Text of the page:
Today in Music: a look back at pop music

By United Press International   |   Nov. 9, 2002 at 2:30 AM
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(Nov. 9)

Today's birthdays include Tom Fogerty of Creedence Clearwater Revival, who was born in 1941; Phil May of The Pretty Things in 1944 (age 58); REO Speedwagon drummer Alan Gratzer and Blue Oyster Cult's Joe Bouchard, both in 1948 (age 54); Iron Maiden guitarist Dennis Stratton in 1954 (age 48); and Sandra "Pepa" Denton of Salt-n-Pepa in 1969 (age 33).

Today's musical milestones:

In 1958, sales of the Elvis Presley hit single "Hound Dog" passed the three-million mark in the United States -- a figure only previously achieved by Bing Crosby's "White Christmas" and Gene Autry's "Rudolph the Red-Nosed Reindeer."

In 1961, Brian Epstein first saw the Beatles perform at the Cavern Club in Liverpool. Two months later he became their manager and helped them land their first record deal, in 1962.

In 1963, the Kingsmen's "Louie Louie" was released.

In 1965, Bob Dylan, Robbie Robertson and Brian Jones jammed in a New York hotel room during the famous power black-out -- hence no recording. Some call it the "lost jam."

In 1967, Rolling Stone magazine made its debut.

Also in 1967, Roger McGuinn dumped David Crosby from the Byrds, replacing him with former Byrd Gene Clark.

In 1986, Frank Sinatra underwent surgery for diverticulitis, a painful inflammation of the large intestine.

In 1991, Richard Marx did a one-day marathon concert-mini-tour of five cities to push his new album "Rush Street."

In 1992, "Marky" Mark Walhberg was sued by Boston man who claimed the rapper broke his jaw.

In 1993, the U.S. Supreme Court heard arguments in the "Oh Pretty Woman" copyright infringement case against 2 Live Crew. The rap group's lead singer Luther Campbell attended the court session.

Also in 1993, Motown founder Berry Gordy announced he'd settled a libel suit against the author of the unauthorized biography "Michael Jackson: The Magic and the Madness."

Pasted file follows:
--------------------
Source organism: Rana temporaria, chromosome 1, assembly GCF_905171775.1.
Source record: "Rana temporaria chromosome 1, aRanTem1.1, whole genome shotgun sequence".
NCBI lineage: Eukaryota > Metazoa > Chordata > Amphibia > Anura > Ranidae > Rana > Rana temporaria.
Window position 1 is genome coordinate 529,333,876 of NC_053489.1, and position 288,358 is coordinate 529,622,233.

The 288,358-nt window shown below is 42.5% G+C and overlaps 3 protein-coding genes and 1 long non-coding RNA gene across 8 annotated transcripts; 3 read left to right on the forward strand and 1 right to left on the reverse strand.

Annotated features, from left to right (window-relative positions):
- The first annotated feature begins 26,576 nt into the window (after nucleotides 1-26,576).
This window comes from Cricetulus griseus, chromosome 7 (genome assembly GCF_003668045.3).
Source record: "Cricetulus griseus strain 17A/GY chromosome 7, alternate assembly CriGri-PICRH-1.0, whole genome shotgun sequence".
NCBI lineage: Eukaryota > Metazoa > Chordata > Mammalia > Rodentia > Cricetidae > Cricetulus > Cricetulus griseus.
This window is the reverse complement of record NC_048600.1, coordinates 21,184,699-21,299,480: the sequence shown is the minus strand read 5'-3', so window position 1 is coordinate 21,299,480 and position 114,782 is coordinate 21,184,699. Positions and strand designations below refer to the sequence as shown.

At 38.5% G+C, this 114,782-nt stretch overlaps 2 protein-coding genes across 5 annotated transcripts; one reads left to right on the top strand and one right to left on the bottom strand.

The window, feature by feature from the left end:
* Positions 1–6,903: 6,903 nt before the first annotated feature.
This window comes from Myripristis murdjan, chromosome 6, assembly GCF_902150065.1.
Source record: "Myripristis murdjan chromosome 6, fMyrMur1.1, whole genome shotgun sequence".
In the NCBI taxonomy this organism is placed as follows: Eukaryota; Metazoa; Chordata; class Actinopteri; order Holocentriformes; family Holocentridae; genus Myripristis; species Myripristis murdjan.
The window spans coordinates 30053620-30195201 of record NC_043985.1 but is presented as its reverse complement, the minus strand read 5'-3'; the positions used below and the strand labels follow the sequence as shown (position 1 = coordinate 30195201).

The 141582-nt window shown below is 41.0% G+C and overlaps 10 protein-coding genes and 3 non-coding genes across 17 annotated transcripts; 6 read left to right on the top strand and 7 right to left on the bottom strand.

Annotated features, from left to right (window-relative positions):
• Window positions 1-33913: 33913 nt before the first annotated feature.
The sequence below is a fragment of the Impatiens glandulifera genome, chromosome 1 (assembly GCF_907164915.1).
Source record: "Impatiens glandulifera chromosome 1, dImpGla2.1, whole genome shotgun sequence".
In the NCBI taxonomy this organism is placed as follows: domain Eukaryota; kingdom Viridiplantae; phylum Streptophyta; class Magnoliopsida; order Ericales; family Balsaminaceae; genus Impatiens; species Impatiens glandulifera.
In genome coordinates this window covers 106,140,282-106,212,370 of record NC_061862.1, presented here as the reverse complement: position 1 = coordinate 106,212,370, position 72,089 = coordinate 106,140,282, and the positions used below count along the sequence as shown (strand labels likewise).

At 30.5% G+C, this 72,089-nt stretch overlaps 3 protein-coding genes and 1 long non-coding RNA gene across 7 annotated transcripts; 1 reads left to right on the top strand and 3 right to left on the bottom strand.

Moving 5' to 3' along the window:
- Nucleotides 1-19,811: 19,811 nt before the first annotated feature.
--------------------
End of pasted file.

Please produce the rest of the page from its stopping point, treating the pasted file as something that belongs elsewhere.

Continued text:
And in 1993, Garth Brooks taped an appearance on Sesame Street.

In 1994, opening arguments began in rapper Tupac Shakur's sexual assault trial in New York. He would be convicted and sentenced to prison.

In 1995, "Dogg Food" -- the debut album from gangsta rap duo The Dogg Pound -- debuted at the top of the Billboard Top-200 album chart.

Also in 1995, Janet Jackson's single "Runaway" was certified gold.

In 1996, Oasis frontman Liam Gallagher was arrested on suspicion of drug possession in central London. He was released on bail.

In 1998, Michael Jackson settled out of court with the British tabloid The Mirror, which reported in 1992 that the pop singer had been left "hideously disfigured" by repeated plastic surgeries. The monetary amount of the settlement was not revealed.

Also in 1998, the U.S. Supreme Court ruled in favor of The Kingsmen in a case involving the 1963 hit song "Louie Louie." It upheld a lower court ruling that Gusto Records and GML Incorporated had never paid the band its fair share of royalties.

And in 1998, a grand jury in Los Angeles indicted singer Billy Preston, his former manager and five other people in connection with an alleged insurance fraud scheme. Preston already was in prison for violating his probation in a drug-related case.

Topping the charts on this date:

Mack the Knife - Bobby Darin (1959), To Sir with Love - Lulu (1967), Island Girl - Elton John (1975), All Night Long (All Night) - Lionel Richie (1983).

Today's musical quiz:

Who was on the cover of the very first Rolling Stone magazine? Answer: John Lennon. By the way, a free roach clip was included in the magazine's first issue.

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